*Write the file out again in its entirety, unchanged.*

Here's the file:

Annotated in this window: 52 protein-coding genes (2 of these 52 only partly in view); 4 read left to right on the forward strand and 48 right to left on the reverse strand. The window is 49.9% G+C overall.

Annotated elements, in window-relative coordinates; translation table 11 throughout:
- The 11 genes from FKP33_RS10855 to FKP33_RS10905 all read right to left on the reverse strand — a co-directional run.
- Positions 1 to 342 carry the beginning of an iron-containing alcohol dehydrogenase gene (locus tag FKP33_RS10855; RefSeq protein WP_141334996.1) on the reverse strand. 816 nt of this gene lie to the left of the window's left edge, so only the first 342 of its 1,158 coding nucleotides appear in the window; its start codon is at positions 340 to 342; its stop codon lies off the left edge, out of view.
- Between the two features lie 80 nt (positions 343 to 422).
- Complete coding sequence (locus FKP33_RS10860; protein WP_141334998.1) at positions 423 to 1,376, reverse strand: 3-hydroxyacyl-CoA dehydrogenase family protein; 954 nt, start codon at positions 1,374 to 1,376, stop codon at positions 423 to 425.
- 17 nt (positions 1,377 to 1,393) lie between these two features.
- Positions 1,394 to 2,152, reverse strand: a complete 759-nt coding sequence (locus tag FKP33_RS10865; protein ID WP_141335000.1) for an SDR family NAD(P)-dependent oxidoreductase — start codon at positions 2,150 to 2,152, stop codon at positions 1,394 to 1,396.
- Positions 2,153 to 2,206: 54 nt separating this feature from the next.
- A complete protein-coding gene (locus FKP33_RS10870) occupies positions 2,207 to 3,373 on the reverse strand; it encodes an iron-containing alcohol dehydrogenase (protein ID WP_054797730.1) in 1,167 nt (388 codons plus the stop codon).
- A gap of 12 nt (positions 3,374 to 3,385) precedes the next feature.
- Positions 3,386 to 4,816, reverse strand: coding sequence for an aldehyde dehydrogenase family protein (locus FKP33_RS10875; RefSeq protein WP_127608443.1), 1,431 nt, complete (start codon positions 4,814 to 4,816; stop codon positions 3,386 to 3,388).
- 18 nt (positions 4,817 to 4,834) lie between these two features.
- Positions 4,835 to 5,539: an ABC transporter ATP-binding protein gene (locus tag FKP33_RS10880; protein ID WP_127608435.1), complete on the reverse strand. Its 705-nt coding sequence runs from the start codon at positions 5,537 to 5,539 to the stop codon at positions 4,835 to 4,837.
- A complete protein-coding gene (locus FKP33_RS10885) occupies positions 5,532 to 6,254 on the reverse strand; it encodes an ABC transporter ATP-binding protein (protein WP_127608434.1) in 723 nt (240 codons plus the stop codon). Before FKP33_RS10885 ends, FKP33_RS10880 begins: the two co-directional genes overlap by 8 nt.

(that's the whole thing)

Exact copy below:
Annotated in this window: 52 protein-coding genes (2 of these 52 only partly in view); 4 read left to right on the forward strand and 48 right to left on the reverse strand. The window is 49.9% G+C overall.

Annotated elements, in window-relative coordinates; translation table 11 throughout:
- The 11 genes from FKP33_RS10855 to FKP33_RS10905 all read right to left on the reverse strand — a co-directional run.
- Positions 1 to 342 carry the beginning of an iron-containing alcohol dehydrogenase gene (locus tag FKP33_RS10855; RefSeq protein WP_141334996.1) on the reverse strand. 816 nt of this gene lie to the left of the window's left edge, so only the first 342 of its 1,158 coding nucleotides appear in the window; its start codon is at positions 340 to 342; its stop codon lies off the left edge, out of view.
- Between the two features lie 80 nt (positions 343 to 422).
- Complete coding sequence (locus FKP33_RS10860; protein WP_141334998.1) at positions 423 to 1,376, reverse strand: 3-hydroxyacyl-CoA dehydrogenase family protein; 954 nt, start codon at positions 1,374 to 1,376, stop codon at positions 423 to 425.
- 17 nt (positions 1,377 to 1,393) lie between these two features.
- Positions 1,394 to 2,152, reverse strand: a complete 759-nt coding sequence (locus tag FKP33_RS10865; protein ID WP_141335000.1) for an SDR family NAD(P)-dependent oxidoreductase — start codon at positions 2,150 to 2,152, stop codon at positions 1,394 to 1,396.
- Positions 2,153 to 2,206: 54 nt separating this feature from the next.
- A complete protein-coding gene (locus FKP33_RS10870) occupies positions 2,207 to 3,373 on the reverse strand; it encodes an iron-containing alcohol dehydrogenase (protein ID WP_054797730.1) in 1,167 nt (388 codons plus the stop codon).
- A gap of 12 nt (positions 3,374 to 3,385) precedes the next feature.
- Positions 3,386 to 4,816, reverse strand: coding sequence for an aldehyde dehydrogenase family protein (locus FKP33_RS10875; RefSeq protein WP_127608443.1), 1,431 nt, complete (start codon positions 4,814 to 4,816; stop codon positions 3,386 to 3,388).
- 18 nt (positions 4,817 to 4,834) lie between these two features.
- Positions 4,835 to 5,539: an ABC transporter ATP-binding protein gene (locus tag FKP33_RS10880; protein ID WP_127608435.1), complete on the reverse strand. Its 705-nt coding sequence runs from the start codon at positions 5,537 to 5,539 to the stop codon at positions 4,835 to 4,837.
- A complete protein-coding gene (locus FKP33_RS10885) occupies positions 5,532 to 6,254 on the reverse strand; it encodes an ABC transporter ATP-binding protein (protein WP_127608434.1) in 723 nt (240 codons plus the stop codon). Before FKP33_RS10885 ends, FKP33_RS10880 begins: the two co-directional genes overlap by 8 nt.